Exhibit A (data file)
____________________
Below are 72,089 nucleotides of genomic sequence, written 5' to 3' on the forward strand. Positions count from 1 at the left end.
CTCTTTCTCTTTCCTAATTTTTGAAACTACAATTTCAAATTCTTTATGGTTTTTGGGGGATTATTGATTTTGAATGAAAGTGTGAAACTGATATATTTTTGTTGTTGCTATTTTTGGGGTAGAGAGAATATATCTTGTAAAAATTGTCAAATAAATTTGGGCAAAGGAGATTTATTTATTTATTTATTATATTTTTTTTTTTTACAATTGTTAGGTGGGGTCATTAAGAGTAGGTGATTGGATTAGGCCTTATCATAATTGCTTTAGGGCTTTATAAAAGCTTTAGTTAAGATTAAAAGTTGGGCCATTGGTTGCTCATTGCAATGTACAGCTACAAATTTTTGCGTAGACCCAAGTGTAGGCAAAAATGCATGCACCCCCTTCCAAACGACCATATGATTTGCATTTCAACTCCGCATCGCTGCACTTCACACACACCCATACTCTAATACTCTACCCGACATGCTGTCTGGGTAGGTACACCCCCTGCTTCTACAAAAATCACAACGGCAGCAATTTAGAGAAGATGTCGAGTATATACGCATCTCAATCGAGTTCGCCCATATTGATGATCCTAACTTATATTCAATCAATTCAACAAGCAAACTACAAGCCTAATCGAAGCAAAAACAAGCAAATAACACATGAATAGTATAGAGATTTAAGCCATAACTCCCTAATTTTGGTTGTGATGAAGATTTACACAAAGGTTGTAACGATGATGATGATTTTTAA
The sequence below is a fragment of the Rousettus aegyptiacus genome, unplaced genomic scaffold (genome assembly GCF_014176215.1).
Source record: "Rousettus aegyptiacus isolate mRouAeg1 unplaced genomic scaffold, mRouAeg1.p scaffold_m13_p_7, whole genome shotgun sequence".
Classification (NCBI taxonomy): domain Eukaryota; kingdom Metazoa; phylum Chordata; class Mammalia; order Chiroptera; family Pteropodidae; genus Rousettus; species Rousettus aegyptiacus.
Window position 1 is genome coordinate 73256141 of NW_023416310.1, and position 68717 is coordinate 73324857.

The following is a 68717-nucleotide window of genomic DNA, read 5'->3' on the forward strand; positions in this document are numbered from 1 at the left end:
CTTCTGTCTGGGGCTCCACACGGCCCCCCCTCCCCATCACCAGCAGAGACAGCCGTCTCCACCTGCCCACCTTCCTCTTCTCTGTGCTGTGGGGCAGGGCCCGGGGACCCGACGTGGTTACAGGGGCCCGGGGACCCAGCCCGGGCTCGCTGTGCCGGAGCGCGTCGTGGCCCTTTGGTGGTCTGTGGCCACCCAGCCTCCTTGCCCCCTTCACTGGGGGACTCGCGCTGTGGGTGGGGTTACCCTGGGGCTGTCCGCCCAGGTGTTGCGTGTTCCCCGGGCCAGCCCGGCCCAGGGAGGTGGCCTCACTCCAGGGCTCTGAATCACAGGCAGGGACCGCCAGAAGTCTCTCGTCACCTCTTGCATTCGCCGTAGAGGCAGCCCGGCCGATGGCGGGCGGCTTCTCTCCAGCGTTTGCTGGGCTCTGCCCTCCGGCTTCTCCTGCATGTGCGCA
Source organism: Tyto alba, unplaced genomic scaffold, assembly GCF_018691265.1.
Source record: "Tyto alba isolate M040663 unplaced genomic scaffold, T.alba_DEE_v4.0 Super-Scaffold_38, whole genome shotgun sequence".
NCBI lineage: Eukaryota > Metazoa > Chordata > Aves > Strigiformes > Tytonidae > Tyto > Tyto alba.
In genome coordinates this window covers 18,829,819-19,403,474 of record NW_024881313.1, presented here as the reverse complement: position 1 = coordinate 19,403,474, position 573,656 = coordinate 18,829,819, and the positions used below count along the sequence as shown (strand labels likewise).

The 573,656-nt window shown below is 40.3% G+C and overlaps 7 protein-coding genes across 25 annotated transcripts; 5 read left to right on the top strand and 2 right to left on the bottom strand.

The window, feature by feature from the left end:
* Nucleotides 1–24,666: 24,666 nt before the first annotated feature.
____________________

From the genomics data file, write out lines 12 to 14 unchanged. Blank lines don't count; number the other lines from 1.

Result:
In genome coordinates this window covers 18,829,819-19,403,474 of record NW_024881313.1, presented here as the reverse complement: position 1 = coordinate 19,403,474, position 573,656 = coordinate 18,829,819, and the positions used below count along the sequence as shown (strand labels likewise).

The 573,656-nt window shown below is 40.3% G+C and overlaps 7 protein-coding genes across 25 annotated transcripts; 5 read left to right on the top strand and 2 right to left on the bottom strand.

The window, feature by feature from the left end: